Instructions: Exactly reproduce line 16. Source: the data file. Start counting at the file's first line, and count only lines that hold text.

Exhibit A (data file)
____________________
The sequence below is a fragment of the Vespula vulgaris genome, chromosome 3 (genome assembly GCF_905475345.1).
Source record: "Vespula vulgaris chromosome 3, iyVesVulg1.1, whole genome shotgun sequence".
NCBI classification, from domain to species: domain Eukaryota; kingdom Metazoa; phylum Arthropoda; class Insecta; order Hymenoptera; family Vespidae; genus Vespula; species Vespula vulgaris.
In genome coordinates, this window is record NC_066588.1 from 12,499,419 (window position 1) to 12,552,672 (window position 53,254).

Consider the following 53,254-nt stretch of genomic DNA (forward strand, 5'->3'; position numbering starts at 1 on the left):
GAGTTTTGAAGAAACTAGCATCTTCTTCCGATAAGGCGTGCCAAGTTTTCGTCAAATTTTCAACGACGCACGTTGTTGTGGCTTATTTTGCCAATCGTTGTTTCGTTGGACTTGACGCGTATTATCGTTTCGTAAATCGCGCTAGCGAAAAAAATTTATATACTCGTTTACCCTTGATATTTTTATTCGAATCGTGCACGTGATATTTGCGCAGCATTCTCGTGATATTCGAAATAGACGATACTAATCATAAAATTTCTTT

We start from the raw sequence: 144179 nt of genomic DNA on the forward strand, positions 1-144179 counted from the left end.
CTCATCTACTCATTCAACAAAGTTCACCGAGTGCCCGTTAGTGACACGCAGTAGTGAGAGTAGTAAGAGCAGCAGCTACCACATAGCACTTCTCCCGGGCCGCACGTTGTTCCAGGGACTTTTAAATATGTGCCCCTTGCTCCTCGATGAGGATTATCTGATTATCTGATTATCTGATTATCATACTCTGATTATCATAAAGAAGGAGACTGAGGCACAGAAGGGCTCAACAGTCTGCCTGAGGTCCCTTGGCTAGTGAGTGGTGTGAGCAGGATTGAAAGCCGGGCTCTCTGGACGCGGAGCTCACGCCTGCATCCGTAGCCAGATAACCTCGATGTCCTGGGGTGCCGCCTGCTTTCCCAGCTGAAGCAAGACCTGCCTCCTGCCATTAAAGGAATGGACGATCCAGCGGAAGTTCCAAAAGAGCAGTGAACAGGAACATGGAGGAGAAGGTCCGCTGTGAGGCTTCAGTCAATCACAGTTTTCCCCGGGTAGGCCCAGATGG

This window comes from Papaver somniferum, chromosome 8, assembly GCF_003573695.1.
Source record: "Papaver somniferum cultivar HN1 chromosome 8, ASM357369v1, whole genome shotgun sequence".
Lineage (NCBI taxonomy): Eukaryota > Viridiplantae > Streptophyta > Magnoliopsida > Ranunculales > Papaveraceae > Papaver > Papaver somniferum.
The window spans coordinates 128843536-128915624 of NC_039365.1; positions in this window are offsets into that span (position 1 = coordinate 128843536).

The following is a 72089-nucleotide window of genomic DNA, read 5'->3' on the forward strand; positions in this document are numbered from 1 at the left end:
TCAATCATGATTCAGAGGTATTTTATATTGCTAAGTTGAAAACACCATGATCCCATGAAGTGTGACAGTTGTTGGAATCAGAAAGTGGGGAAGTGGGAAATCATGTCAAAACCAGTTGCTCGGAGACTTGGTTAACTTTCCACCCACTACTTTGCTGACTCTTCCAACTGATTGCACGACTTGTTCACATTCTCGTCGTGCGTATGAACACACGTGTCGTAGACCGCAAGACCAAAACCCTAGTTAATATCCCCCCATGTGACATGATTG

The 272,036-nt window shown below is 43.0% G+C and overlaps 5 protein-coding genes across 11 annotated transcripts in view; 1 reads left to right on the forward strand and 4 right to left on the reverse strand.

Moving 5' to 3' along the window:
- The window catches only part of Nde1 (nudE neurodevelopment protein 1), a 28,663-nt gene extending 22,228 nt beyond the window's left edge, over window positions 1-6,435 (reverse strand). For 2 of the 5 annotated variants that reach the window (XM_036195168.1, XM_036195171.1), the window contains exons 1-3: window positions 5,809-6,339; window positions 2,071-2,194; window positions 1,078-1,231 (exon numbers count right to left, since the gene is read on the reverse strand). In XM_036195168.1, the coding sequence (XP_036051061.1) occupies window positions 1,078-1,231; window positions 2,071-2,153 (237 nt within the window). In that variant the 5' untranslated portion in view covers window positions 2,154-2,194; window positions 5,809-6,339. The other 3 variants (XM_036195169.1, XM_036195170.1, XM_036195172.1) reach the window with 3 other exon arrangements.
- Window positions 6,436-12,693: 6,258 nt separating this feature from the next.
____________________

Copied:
Moving 5' to 3' along the window: